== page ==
The Marvelous Crumb

Follow Joy. Find Belonging.

An imperfect beginning, but a beginning

Protest Faces

We are born wise. We are born complete. – Quote from my Licorice Mint Tea this week.

Three beginnings shape my world this week.
Each glistening with that special radiance a new thing always brings — trepidation, joy, uncertainty, excitement.

Like crossing a threshold

Around the world we marched.

In Oakland we inched.
Streets packed like a citywide game of sardines.
Standing together peacefully for hours in silence, in song, in proclamation, and joy.
“Pussy power,” “My pussy grabs back,” and more and more, said the glittering vaginas we held overhead.

I was comfortable — delighted even — moving along
in my pink raincoat and purple leggings
with my white friends
wondering, “where are my people of color?”
This peppering of black and brown is not representative

“The biggest march in history,” some reports said. “One in every 100 Americans was there.”

But not for Black Lives Matter

And where was I on those nights when my people screeched from years of violence and hate?

Listening to the helicopters overhead from the safety of my purple couch?
Finding sanctuary dancing to Jeremih one street from protests.
Was it all too much to bear?
Was I comfortably detached?

And why?
And what, with this beginning, do we do?

In church the next day
drug by an exuberance to be with
Mother and child danced in the aisle.
Over and over her voice raised higher than the others.

“Take me Jesus, Take Me Jesus, Take All of Me or Nothing!”

And I heard
We heal it all or nothing.
Pull one thread and let all the textures of our suffering be unraveled and exposed.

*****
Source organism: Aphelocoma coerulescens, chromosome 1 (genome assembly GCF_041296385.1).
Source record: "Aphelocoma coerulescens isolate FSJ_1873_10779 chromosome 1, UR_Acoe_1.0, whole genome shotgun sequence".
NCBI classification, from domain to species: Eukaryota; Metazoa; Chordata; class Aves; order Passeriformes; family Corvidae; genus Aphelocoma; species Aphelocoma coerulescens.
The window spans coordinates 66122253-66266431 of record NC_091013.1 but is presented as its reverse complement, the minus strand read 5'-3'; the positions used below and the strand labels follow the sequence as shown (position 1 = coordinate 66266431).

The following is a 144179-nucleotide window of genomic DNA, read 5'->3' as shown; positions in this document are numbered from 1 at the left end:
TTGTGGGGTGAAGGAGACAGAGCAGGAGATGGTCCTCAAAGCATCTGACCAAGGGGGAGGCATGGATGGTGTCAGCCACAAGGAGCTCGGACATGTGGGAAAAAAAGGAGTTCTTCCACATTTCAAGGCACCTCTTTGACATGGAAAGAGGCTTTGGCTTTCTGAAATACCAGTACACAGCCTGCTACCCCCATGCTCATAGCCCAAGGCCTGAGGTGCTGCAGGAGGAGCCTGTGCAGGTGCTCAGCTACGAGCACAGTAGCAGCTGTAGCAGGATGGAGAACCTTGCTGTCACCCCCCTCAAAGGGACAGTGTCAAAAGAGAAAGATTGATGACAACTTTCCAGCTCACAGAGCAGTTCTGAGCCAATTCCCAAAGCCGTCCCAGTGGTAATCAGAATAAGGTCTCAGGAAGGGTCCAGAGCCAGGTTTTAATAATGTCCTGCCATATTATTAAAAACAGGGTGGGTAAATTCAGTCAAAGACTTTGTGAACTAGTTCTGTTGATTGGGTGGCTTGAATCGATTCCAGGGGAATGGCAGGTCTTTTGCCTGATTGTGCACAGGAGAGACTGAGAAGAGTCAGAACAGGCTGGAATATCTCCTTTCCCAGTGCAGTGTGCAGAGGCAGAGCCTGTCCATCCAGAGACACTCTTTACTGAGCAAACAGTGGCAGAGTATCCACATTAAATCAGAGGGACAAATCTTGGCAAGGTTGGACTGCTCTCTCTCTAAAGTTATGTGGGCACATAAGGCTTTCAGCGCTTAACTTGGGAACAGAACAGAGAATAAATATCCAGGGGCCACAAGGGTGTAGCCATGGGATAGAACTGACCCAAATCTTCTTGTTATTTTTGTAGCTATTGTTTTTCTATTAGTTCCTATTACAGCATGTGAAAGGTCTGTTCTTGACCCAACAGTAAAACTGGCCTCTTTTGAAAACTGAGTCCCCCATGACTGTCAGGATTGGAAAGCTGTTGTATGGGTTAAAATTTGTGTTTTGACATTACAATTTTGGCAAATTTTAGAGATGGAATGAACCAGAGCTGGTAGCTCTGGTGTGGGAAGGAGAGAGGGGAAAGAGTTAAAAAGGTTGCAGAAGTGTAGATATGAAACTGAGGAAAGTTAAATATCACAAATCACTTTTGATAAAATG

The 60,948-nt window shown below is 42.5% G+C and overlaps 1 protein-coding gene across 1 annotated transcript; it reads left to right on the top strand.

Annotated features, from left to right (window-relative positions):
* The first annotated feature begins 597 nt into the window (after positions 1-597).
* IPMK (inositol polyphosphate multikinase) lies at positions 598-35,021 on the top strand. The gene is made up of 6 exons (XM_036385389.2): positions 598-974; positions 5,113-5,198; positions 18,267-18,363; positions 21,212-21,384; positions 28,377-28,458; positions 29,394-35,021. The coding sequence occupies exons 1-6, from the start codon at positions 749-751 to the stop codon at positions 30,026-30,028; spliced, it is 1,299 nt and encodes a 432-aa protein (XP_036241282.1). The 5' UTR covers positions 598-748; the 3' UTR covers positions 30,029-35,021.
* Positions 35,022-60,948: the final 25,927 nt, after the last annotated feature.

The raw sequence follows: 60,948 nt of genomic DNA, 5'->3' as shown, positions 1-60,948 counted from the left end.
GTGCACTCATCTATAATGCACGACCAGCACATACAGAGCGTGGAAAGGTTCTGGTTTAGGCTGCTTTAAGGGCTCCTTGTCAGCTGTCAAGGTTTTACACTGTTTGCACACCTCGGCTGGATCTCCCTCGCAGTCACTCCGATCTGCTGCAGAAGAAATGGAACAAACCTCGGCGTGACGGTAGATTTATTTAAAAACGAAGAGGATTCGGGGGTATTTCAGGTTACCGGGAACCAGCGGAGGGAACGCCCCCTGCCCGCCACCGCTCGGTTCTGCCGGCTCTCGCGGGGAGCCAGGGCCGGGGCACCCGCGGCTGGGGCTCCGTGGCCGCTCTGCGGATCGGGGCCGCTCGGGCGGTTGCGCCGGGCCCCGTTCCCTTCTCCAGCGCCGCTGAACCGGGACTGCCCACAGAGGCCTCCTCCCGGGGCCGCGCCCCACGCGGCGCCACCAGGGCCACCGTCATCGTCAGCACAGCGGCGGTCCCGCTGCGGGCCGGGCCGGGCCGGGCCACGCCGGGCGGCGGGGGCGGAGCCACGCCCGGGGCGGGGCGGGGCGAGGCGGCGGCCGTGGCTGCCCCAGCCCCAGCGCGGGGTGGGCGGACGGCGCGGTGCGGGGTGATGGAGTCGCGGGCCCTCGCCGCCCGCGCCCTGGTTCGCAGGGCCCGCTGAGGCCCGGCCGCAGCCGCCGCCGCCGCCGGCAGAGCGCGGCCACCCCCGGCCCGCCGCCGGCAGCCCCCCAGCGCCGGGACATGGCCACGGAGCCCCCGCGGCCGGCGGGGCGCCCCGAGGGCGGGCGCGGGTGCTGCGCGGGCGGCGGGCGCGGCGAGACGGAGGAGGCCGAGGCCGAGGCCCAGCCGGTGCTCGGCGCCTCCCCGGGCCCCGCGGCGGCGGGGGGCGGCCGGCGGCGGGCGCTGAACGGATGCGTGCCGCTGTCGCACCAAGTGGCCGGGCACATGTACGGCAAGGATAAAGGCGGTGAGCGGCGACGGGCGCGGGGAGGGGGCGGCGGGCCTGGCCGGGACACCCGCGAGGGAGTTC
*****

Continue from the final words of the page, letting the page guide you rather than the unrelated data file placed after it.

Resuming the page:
I am not Christian.
Sometimes,  I’m a half breed.

But I belonged in that room.

Tears rolling
Feet stepping.
Hands clapping and raising.
Singing songs never before heard but somewhere known.

Dredging the unincorporated pieces of my own lineage.
This is the language, embedded in me by some percentage of Blackness, of how I find divine.

And now my work. My work.
This heavy door, formidable, with peeling blue paint.

Dropped with certainty from a knowing sky
It beckons the strength of arms used for handstands
To be pressed and stepped through

I am scared.
I am eager.

And so I inch, we inch.

Knowing not where we’re going, but away from what has been

6 Comments

  1. Ah, Kelsey. You always make me think. Ponder, really. Where was Black Lives Matter? Were they not invited to join? For me Black Lives Matter, and now also Standing Rock are the crucial movements of our times — the leaders, so to speak.

    • Kelsey

      January 26, 2017 at 8:20 pm

      Women of color weren’t included in the planning. “So if you want to move women forward, you have to ask: ‘What is holding you back? What is hurting you? I care about you.’ There is nothing more unifying than reaching out to people and saying, ‘What do you need?'” -Ijeoma Oluo

      And this, regarding perceptions of the march:

      “It was wonderful to know that so many people were taking to the streets and were speaking out, but if you are a person of color who has been fighting for black lives and brown lives, if you are a water protector who has been hosed down in Standing Rock, you have been begging people to stand next to you for so long. So, it can be hard to look at it and not wonder how many lives could be saved if we had even a tenth of these many people showing up at a Black Lives Matter march to push for police accountability and to push for reform. And that becomes hard because you can’t bring people back from the beyond the grave.”

      You can read more here: http://www.wbur.org/hereandnow/2017/01/24/women-of-color-march

      Personally, I noticed this as well. I was not sure why the crowd was so White in Oakland.

      Thanks for asking Pwl!

  2. Although, I do want to add that I saw signs saying Black Lives Matter on the march.

    • Kelsey

      January 26, 2017 at 8:21 pm

      That’s awesome! My favorite was: “So are all you white women going to come to the next Black Lives Matter March?”

  3. Wonderful! You say it so very well, Kelsey the writer, Kelsey the activist, Kelsey the wise friend.

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